M.D. of Lesser Slave River Council notebook

April 25, 2018
Joe McWilliams
Lakeside Leader

Peiffer to CEC
Following a request by Northern Lakes College for an M.D. representative on the Slave Lake Community Education Committee, council appointed councillor Becky Peiffer. The main role of the CEC is to advise the college about the community’s education and training needs.

No thanks to proposed park expansion
Councillor Robert Esau came out with all guns blazing against the notion of making a provincial park or protected area out of an area between Cross Lake and Narrow Lake.
Just who is making the proposal was not clear by what he said, but somebody is suggesting a three-phase expansion of a park, starting around Narrow Lake, eventually encompassing everything from Cross Lake to Baptiste Lake.
“It’s not needed,” Esau said. “You don’t even have a caribou issue out there.”
Esau went to say the area contains traplines, oil leases and agricultural land, as well as timber. The park idea apparently started when Athabasca County voted in favour of a small protected area at Narrow Lake.
“From there, environmentalists took it and ran it to a three-phase project,” he said. “Athabasca County is against it. Can we send a letter supporting (the county)?”
CAO Allan Winarski said he’d look into it and bring a report back for council.

Ag appointments
Council went through the required motions to formally appoint weed and pest inspectors already hired. Flatbush native Leslie Kochan is one and the other is a biology student from Calgary named Luke Miller.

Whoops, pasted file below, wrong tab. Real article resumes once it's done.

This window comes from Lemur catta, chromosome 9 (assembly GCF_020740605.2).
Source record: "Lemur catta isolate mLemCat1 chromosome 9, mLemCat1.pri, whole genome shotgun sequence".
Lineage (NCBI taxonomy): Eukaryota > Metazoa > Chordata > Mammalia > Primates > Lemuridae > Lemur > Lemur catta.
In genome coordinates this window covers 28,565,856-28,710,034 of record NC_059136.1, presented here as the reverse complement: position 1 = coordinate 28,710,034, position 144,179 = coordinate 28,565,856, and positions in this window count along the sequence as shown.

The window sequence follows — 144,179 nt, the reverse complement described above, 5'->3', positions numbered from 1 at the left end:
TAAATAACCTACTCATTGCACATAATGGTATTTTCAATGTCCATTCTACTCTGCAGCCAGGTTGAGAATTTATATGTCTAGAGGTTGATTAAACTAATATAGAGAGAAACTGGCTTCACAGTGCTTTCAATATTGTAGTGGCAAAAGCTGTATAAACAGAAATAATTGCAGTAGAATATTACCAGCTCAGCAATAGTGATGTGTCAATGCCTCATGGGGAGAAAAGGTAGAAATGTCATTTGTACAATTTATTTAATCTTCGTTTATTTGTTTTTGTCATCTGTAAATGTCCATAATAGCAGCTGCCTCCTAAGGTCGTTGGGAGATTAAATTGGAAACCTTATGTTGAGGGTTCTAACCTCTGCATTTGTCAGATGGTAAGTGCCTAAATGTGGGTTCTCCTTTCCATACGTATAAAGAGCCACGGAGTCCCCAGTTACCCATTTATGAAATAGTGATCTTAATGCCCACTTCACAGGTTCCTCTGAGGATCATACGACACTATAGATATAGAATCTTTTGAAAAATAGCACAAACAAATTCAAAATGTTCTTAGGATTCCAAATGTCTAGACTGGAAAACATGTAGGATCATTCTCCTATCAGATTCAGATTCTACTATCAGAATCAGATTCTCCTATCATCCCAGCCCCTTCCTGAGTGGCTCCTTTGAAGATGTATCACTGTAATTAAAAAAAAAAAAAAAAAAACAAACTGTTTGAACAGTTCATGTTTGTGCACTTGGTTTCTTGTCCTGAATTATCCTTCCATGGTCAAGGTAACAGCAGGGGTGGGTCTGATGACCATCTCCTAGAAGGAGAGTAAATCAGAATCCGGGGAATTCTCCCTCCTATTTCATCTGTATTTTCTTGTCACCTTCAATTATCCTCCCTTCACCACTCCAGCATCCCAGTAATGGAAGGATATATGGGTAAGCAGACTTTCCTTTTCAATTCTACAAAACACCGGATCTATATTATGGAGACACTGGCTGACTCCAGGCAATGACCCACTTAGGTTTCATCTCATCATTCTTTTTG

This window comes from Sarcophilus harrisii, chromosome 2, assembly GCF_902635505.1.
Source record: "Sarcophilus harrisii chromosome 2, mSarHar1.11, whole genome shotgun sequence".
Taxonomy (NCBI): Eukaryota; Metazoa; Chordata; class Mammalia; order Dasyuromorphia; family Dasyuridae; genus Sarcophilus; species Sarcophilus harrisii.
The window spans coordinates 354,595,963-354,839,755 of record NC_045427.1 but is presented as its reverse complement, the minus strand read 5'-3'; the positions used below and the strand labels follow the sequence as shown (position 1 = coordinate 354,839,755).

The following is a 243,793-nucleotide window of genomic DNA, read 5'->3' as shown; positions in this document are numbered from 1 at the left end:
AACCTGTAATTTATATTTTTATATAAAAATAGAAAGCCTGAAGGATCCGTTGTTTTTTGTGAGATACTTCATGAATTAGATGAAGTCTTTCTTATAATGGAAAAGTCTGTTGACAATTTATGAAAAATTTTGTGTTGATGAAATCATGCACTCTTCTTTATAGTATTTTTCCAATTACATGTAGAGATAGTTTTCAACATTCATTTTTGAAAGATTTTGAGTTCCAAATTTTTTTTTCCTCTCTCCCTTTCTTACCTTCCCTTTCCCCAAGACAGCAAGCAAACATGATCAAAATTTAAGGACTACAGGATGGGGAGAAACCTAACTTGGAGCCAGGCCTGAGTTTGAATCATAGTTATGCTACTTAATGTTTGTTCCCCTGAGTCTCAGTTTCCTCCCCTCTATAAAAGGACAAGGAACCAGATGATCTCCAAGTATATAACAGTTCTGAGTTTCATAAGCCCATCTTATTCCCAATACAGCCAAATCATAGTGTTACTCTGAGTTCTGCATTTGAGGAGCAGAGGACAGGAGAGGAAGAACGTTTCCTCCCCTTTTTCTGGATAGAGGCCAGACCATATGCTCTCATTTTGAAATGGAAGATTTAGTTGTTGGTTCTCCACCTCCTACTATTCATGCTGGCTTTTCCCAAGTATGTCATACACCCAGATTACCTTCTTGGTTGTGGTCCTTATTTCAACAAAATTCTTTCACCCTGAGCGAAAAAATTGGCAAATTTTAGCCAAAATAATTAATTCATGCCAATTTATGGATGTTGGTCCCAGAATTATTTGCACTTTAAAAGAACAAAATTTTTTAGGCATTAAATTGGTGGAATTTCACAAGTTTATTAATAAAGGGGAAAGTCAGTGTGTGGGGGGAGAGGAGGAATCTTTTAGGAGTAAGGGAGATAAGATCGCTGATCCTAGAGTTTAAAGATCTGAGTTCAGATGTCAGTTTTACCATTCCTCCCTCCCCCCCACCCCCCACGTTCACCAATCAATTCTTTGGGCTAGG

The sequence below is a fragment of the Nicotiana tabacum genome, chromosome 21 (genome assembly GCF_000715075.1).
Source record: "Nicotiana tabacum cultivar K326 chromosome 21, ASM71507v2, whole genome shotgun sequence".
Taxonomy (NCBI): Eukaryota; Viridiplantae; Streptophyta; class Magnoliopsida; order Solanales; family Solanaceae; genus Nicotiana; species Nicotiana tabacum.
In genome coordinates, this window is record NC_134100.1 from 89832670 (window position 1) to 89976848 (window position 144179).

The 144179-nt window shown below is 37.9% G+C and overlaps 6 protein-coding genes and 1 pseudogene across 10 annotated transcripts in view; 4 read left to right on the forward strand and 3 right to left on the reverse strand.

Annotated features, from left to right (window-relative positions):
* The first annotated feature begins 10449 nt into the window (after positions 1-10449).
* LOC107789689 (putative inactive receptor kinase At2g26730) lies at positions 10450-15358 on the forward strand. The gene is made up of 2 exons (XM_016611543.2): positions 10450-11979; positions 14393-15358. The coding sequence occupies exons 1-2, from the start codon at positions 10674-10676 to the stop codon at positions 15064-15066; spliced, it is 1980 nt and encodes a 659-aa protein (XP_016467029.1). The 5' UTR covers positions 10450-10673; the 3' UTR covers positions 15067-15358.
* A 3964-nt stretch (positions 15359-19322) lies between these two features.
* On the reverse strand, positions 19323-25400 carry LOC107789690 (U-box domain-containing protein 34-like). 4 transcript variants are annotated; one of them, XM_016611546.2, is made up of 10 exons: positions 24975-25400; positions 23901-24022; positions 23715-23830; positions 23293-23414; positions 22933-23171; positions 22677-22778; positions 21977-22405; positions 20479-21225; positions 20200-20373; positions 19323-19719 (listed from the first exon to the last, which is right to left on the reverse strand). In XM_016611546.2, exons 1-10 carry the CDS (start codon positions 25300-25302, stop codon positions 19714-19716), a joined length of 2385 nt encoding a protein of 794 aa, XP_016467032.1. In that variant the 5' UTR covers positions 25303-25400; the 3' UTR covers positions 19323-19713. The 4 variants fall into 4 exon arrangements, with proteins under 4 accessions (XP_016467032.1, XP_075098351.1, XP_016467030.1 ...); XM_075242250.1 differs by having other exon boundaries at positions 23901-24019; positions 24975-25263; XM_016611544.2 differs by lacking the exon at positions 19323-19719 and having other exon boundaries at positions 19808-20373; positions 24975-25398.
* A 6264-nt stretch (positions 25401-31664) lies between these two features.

Rural services director Russ Jassman said both were due to start work on May 1.
Council also appointed an interim agricultural fieldman, none other than Mr. Jassman. He’ll hold the fort until the M.D. can find a replacement for the recently-departed Dawnia McCann.

Finances
Presenting the first-quarter financial picture, director of finance Jason Warawa reported that revenues and spending were actually a fair bit ahead of last year’s pace at the three-month mark. This he presented as a good thing.
Sharply up on the revenue side is the ‘other’ category, which Warawa explained as mainly fees from new oil and gas activity. The earlier-than-usual start on awarding some contracts could account for more of the budget being spent at this point than at the same point last year. It will certainly result in more projects being completed in the budget year.
“We’re making great advancements,” he said.
Speaking of holdover projects, councillor Brad Pearson asked when the Smith force main and lift station will be finished. By the end of summer, said Warawa.

Credit card policy
Warawa explained this is “an expansion of the current policy,” and that “it’s tied to our procurement policy.”
For example, it forbids M.D. employees from taking air miles benefits from purchases made with M.D. credit cards.
“How would you even know that?” asked councillor Esau.
We might not, Warawa admitted, but “we don’t want to condone it. It’s important for people to know we’re doing public business as transparently as possible.”
Council endorsed the new credit card policy.

Thumbs up to Boys & Girls Club
Council voted in favour of a $7,000 FCSS grant to the Boys and Girls Club of Slave Lake. The premise, as explained by M.D. FCSS coordinator Peggy Laing, is that around a fifth of the kids who take part in the club’s programs are M.D. residents. That could be increasing this year, Laing said, with plans to move to a bigger space.
Reeve Murray Kerik said his only reservation lay in the fact the Town of Slave Lake’s contribution was $12,000. Following the usual 80/20 cost share, that should make the M.D.’s amount $2,400, he said.
Laing said council had discussed it before.
“It’s been deemed for the greater good,” she said, adding that it’s possible the town will give more than one grant in a year.
“It’s a great little club,” said councillor Jeff Commins. “They do the best they can.”

 

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